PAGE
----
“Brettanomyces is not a dinosaur,” but when it comes to the extent of research it might as well be. This genus of yeast, found naturally in wood, has various strains and adds a distinctive “barnyard” or “horse blanket” aroma and flavor to beer. To those not going for this effect, brett is a nightmare. But for Chad Yakobson at Crooked Stave, brettanomyces is the name of the game – in fact, he crafted a bourbon barrel-aged brew called Nightmare on Brett Street.
Saying that Chad understands brettanomyces is an insult – a microbiologist of beer is more worthy. He is one of only a handful of people who are able to manipulate the complex DNA of this yeast and control its fermentative behavior. So, how has Chad become a pioneer of brett and sour style beers? Let’s get back to the research we spoke of at the beginning of this article. Chad, hailing from Northern Colorado, garnered a Master’s of Science degree in Brewing and Distilling from the International Centre for Brewing and Distilling at Heriot-Watt University in Edinburgh, Scotland. Sure, the degree is impressive on its own, but his dissertation on Brettanomyces has taken the beer world by storm.
Crooked Stave is both a culmination and a continuation of Chad’s research on brett, thus why it is not a “brewery” or “brewing company,” it is an Artisan Beer Project.
“I, in many ways, create science experiments when I create beer,” says Chad. “Crooked Stave is all about introducing people to what wild beers are.”
With his Wild Wild Brett series, Chad sought to answer the question, what is a 100% brettanomyces beer? Well, the question has still not been answered. Looking at the spectrum of Crooked Stave’s beers, a brett beer can be anything. When Chad started out on this journey, there was no definition or category for wild beers – now the Brewer’s Association has “defined” the style, but Chad says it further proves that brettanomyces beers are a wide-open category.
“It can be tart, it can have fruit, it can be hoppy. At the end of the day, what is a 100% brett beer? I don’t know,” says Chad. “The WWB series is an educational series and a learning series for us.”
The biggest thing learned, which is still a common misconception among beer drinkers, is that Brett does not equal sour. The WWB Rouge, Orange, Yellow, Green, Blue, and Indigo were not sour – aside from a slight tartness in the Orange, coming from Minneola Tangelos used in the brewing process.
But the final installment of the WWB series – being released this Sunday, May 19 – is sure to throw a cog in the wheel of learning that brett does not equal sour. We were lucky enough to sit down with Chad this week for an exclusive tasting of WWBV (Violet), which is brewed with violets, lavender, and pomegranate.
WWBV (7% ABV) has been a long-time coming. In fact, the bottle we sampled still lists the original August 2012 bottling date, but Chad was unable to brew WWBV until this January.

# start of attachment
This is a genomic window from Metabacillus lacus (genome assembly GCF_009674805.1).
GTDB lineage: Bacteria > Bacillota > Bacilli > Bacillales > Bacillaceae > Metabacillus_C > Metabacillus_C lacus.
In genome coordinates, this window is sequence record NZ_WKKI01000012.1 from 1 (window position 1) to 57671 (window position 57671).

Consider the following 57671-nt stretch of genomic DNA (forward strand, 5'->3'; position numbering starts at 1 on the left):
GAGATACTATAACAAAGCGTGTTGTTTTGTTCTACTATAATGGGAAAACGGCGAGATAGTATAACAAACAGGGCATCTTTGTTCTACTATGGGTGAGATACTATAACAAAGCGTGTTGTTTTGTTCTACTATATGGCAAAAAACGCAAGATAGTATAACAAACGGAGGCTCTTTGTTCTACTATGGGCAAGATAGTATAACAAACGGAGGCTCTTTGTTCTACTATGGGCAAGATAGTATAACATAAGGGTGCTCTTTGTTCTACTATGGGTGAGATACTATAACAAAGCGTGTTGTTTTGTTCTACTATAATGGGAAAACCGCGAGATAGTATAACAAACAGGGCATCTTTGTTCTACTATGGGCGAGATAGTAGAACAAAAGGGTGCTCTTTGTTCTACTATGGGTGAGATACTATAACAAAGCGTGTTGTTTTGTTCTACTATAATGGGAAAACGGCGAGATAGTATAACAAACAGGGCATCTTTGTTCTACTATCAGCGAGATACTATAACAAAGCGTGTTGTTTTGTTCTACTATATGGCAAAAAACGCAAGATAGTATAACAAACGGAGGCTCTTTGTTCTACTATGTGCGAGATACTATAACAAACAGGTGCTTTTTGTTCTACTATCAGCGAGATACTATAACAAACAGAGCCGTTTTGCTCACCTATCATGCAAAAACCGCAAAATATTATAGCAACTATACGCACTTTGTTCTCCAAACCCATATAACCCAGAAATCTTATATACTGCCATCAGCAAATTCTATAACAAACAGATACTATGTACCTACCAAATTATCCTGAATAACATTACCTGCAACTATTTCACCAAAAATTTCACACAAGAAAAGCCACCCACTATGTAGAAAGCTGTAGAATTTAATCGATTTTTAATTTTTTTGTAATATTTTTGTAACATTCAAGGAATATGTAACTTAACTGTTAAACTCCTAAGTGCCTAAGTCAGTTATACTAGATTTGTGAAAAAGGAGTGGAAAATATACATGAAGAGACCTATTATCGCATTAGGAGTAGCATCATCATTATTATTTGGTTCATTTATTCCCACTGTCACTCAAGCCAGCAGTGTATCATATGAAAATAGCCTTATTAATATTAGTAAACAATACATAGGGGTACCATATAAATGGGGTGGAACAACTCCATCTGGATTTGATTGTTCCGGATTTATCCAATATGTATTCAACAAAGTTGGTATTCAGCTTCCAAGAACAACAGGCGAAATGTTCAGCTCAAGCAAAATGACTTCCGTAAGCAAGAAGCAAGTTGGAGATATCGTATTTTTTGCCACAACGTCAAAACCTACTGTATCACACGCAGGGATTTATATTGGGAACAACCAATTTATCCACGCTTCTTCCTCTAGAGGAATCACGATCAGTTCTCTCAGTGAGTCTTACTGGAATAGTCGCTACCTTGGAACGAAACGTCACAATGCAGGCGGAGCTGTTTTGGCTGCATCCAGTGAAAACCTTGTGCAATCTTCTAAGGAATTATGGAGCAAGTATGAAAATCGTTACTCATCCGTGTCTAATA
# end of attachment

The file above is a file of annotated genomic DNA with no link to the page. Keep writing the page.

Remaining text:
Reading the label, however, does not do this beer justice, as you would expect the violet and lavender to shine through, giving a more herbal aroma and flavor. But using just a small amount in the boil, leaves only a slight floral character, which is accentuated by the brett. The pomegranate, also used in the boil, adds such a strong acidity to the beer that WWBV could be thought of as a sour. But, surprisingly, this beer spent no time in oak.
While the vast majority of Crooked Stave’s beers have been aged in oak barrels or foeders before being bottled for further conditioning, WWBV is one of only two that has never touched oak. The only other beer aged fully in stainless steel? WWBO, which will also be making an appearance during Sunday’s release.
Chad also added passion fruit to WWBV. But isn’t passion fruit yellow, you ask? The inner seeds are, yes, but when the fruit ripens, the outer skin turns an almost ugly purple color, so thus it is a purple fruit (think of apples, a “green” apple is actually white on the inside). WWBV, however, does not have a strong passion fruit flavor because Chad fermented it out, leaving only the fruit’s acid.
“I don’t like fruit beers, but it’s interesting how you can use fruit to make an awesome beer,” says Chad, who makes a point to say his beers are not fruit beers, but “there are fruit characteristics that add complexity” to his beers.
The violets, lavender, pomegranate, and passion fruit make for a nice, clean beer. But Chad wanted to take it further. Talking with his hop growers in Yakima, he explained his idea for the beer and asked them to send experimental hops that were reminiscent of violet and purple, whatever they took that to mean. Much to Chad’s surprise, three different hops arrived, and one, 366, proved far superior to the other two. Using half-a-pound per barrel (Crooked Stave produces 15-bbl batches), the hops are present, but meld into the background due to the high acidity from the pomegranate and passion fruit. Suffice it to say, WWBV is the “wildest” of the Wild Wild Brett series.
On Sunday, Crooked Stave will hold a “Rainbow Day,” or ROY-G-BIV (Roy-gee-Biv) at the taproom (1441 W. 46th Ave. Unit 19), during which Chad will resurrect the entire Wild Wild Brett series – he has purposely held back kegs from each batch and will tap them about every 30 minutes starting with WWBR at 1 p.m. WWBV, St. Bretta, and Hop Savant will be on tap from the get-go at noon and will remain on tap for the entirety of the event. WWBV bombers will also be available for purchase starting at noon. There is a six-bottle limit, which should hopefully make it easy to place at least one in your cellar – Chad recommends aging not only his beers, but most American sours for one year, as they can change drastically from week to week. Just imagine 12 months.